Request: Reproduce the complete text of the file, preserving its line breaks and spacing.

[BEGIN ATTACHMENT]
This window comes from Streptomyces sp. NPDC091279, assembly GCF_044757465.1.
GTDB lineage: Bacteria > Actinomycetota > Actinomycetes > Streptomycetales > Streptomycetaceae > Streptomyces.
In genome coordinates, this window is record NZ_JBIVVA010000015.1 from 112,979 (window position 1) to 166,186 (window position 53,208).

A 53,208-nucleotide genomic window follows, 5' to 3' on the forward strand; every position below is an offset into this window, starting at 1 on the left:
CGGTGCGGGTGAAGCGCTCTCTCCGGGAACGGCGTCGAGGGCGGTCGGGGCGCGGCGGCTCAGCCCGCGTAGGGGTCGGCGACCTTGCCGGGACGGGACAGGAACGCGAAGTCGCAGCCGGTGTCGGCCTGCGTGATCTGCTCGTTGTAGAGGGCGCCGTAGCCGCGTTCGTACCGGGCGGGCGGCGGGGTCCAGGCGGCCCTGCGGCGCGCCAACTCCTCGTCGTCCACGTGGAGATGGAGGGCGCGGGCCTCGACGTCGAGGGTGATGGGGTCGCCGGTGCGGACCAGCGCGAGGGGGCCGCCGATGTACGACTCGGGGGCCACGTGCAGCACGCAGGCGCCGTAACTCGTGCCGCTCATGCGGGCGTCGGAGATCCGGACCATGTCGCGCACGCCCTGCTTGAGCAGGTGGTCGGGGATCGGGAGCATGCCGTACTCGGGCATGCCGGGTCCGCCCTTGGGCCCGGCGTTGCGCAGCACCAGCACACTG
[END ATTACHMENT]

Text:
This window comes from Streptomyces sp. NPDC091279, assembly GCF_044757465.1.
GTDB lineage: Bacteria > Actinomycetota > Actinomycetes > Streptomycetales > Streptomycetaceae > Streptomyces.
In genome coordinates, this window is record NZ_JBIVVA010000015.1 from 112,979 (window position 1) to 166,186 (window position 53,208).

A 53,208-nucleotide genomic window follows, 5' to 3' on the forward strand; every position below is an offset into this window, starting at 1 on the left:
CGGTGCGGGTGAAGCGCTCTCTCCGGGAACGGCGTCGAGGGCGGTCGGGGCGCGGCGGCTCAGCCCGCGTAGGGGTCGGCGACCTTGCCGGGACGGGACAGGAACGCGAAGTCGCAGCCGGTGTCGGCCTGCGTGATCTGCTCGTTGTAGAGGGCGCCGTAGCCGCGTTCGTACCGGGCGGGCGGCGGGGTCCAGGCGGCCCTGCGGCGCGCCAACTCCTCGTCGTCCACGTGGAGATGGAGGGCGCGGGCCTCGACGTCGAGGGTGATGGGGTCGCCGGTGCGGACCAGCGCGAGGGGGCCGCCGATGTACGACTCGGGGGCCACGTGCAGCACGCAGGCGCCGTAACTCGTGCCGCTCATGCGGGCGTCGGAGATCCGGACCATGTCGCGCACGCCCTGCTTGAGCAGGTGGTCGGGGATCGGGAGCATGCCGTACTCGGGCATGCCGGGTCCGCCCTTGGGCCCGGCGTTGCGCAGCACCAGCACACTG